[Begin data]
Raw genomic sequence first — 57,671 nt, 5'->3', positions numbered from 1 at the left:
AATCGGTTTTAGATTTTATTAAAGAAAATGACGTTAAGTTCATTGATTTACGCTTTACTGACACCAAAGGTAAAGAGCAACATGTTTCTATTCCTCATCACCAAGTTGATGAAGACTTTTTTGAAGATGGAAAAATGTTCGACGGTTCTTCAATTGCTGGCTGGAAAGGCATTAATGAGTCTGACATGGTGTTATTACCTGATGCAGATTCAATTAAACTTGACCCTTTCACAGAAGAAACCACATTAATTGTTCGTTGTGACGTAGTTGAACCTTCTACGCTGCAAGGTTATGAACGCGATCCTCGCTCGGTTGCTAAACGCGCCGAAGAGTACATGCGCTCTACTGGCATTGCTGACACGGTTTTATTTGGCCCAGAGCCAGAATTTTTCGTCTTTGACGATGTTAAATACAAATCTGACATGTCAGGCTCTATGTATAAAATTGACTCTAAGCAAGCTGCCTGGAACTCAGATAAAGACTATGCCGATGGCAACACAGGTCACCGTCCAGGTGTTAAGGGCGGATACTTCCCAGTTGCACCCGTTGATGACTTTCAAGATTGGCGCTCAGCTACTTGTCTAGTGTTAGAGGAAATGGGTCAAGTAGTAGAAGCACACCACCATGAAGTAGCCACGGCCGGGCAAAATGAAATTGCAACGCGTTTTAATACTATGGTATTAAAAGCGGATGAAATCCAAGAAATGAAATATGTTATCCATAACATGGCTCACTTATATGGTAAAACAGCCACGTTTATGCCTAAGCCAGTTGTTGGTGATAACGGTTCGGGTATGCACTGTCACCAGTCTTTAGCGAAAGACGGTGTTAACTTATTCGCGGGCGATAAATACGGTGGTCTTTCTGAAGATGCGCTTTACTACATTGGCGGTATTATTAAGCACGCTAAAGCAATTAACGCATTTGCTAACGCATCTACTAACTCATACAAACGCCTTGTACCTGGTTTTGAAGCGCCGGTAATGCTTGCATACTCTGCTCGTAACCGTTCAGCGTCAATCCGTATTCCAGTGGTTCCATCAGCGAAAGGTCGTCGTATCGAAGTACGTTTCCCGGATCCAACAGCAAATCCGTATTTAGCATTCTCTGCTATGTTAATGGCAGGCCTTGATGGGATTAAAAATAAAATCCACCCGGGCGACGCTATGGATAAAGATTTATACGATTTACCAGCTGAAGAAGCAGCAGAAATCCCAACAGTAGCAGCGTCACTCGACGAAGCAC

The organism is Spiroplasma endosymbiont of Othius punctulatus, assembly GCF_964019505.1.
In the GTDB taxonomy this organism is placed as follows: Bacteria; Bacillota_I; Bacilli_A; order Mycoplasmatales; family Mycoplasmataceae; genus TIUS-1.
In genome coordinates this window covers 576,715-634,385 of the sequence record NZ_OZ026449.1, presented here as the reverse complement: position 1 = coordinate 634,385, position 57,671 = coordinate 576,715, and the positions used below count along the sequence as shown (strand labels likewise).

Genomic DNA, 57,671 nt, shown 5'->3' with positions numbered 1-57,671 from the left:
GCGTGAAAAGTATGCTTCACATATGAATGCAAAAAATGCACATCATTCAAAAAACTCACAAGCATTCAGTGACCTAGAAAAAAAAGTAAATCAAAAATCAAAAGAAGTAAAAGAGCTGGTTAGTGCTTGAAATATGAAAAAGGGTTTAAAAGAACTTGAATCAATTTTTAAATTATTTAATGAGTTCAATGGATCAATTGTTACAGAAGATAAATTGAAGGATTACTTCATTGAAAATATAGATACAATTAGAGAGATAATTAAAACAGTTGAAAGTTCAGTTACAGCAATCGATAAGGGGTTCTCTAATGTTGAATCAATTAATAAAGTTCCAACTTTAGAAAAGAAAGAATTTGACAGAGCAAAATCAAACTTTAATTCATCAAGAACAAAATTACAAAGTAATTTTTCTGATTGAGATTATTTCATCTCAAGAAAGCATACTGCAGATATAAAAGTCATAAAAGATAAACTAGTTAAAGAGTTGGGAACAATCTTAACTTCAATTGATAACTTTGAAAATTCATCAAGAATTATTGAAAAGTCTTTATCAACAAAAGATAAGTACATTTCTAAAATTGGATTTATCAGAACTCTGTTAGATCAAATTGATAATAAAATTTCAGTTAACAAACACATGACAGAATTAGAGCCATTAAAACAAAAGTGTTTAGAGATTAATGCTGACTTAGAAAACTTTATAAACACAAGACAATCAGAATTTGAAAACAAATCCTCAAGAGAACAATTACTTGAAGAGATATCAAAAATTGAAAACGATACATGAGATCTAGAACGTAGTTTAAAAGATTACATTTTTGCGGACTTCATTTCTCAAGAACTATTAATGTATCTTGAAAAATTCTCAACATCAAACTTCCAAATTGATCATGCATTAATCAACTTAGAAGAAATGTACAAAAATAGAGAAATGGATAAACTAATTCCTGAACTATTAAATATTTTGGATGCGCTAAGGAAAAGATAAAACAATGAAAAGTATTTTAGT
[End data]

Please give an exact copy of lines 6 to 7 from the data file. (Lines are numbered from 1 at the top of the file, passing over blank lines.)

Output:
Genomic DNA, 57,671 nt, shown 5'->3' with positions numbered 1-57,671 from the left:
GCGTGAAAAGTATGCTTCACATATGAATGCAAAAAATGCACATCATTCAAAAAACTCACAAGCATTCAGTGACCTAGAAAAAAAAGTAAATCAAAAATCAAAAGAAGTAAAAGAGCTGGTTAGTGCTTGAAATATGAAAAAGGGTTTAAAAGAACTTGAATCAATTTTTAAATTATTTAATGAGTTCAATGGATCAATTGTTACAGAAGATAAATTGAAGGATTACTTCATTGAAAATATAGATACAATTAGAGAGATAATTAAAACAGTTGAAAGTTCAGTTACAGCAATCGATAAGGGGTTCTCTAATGTTGAATCAATTAATAAAGTTCCAACTTTAGAAAAGAAAGAATTTGACAGAGCAAAATCAAACTTTAATTCATCAAGAACAAAATTACAAAGTAATTTTTCTGATTGAGATTATTTCATCTCAAGAAAGCATACTGCAGATATAAAAGTCATAAAAGATAAACTAGTTAAAGAGTTGGGAACAATCTTAACTTCAATTGATAACTTTGAAAATTCATCAAGAATTATTGAAAAGTCTTTATCAACAAAAGATAAGTACATTTCTAAAATTGGATTTATCAGAACTCTGTTAGATCAAATTGATAATAAAATTTCAGTTAACAAACACATGACAGAATTAGAGCCATTAAAACAAAAGTGTTTAGAGATTAATGCTGACTTAGAAAACTTTATAAACACAAGACAATCAGAATTTGAAAACAAATCCTCAAGAGAACAATTACTTGAAGAGATATCAAAAATTGAAAACGATACATGAGATCTAGAACGTAGTTTAAAAGATTACATTTTTGCGGACTTCATTTCTCAAGAACTATTAATGTATCTTGAAAAATTCTCAACATCAAACTTCCAAATTGATCATGCATTAATCAACTTAGAAGAAATGTACAAAAATAGAGAAATGGATAAACTAATTCCTGAACTATTAAATATTTTGGATGCGCTAAGGAAAAGATAAAACAATGAAAAGTATTTTAGT